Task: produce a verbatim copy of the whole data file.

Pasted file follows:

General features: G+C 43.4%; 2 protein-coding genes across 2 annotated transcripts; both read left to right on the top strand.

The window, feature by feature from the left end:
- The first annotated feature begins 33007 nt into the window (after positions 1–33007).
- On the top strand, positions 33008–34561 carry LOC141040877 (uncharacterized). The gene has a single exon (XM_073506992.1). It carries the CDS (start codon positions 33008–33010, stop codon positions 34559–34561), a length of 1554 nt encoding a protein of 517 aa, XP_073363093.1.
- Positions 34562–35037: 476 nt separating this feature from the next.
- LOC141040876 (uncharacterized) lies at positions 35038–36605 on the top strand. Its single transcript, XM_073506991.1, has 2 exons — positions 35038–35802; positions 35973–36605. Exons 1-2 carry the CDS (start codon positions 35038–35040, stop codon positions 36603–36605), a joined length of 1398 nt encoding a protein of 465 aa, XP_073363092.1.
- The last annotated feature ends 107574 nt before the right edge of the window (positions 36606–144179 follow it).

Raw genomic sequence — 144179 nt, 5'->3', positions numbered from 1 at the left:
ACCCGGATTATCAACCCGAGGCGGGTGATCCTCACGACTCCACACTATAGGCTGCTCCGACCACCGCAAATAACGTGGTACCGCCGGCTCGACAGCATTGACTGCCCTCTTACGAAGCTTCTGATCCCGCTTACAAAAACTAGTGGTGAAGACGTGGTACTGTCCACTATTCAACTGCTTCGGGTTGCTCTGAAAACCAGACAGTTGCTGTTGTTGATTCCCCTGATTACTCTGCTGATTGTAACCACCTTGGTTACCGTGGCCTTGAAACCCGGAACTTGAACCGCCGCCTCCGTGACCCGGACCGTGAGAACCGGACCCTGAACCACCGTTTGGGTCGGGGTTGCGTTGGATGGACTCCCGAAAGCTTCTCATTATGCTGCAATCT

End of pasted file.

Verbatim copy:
General features: G+C 43.4%; 2 protein-coding genes across 2 annotated transcripts; both read left to right on the top strand.

The window, feature by feature from the left end:
- The first annotated feature begins 33007 nt into the window (after positions 1–33007).
- On the top strand, positions 33008–34561 carry LOC141040877 (uncharacterized). The gene has a single exon (XM_073506992.1). It carries the CDS (start codon positions 33008–33010, stop codon positions 34559–34561), a length of 1554 nt encoding a protein of 517 aa, XP_073363093.1.
- Positions 34562–35037: 476 nt separating this feature from the next.
- LOC141040876 (uncharacterized) lies at positions 35038–36605 on the top strand. Its single transcript, XM_073506991.1, has 2 exons — positions 35038–35802; positions 35973–36605. Exons 1-2 carry the CDS (start codon positions 35038–35040, stop codon positions 36603–36605), a joined length of 1398 nt encoding a protein of 465 aa, XP_073363092.1.
- The last annotated feature ends 107574 nt before the right edge of the window (positions 36606–144179 follow it).

Raw genomic sequence — 144179 nt, 5'->3', positions numbered from 1 at the left:
ACCCGGATTATCAACCCGAGGCGGGTGATCCTCACGACTCCACACTATAGGCTGCTCCGACCACCGCAAATAACGTGGTACCGCCGGCTCGACAGCATTGACTGCCCTCTTACGAAGCTTCTGATCCCGCTTACAAAAACTAGTGGTGAAGACGTGGTACTGTCCACTATTCAACTGCTTCGGGTTGCTCTGAAAACCAGACAGTTGCTGTTGTTGATTCCCCTGATTACTCTGCTGATTGTAACCACCTTGGTTACCGTGGCCTTGAAACCCGGAACTTGAACCGCCGCCTCCGTGACCCGGACCGTGAGAACCGGACCCTGAACCACCGTTTGGGTCGGGGTTGCGTTGGATGGACTCCCGAAAGCTTCTCATTATGCTGCAATCT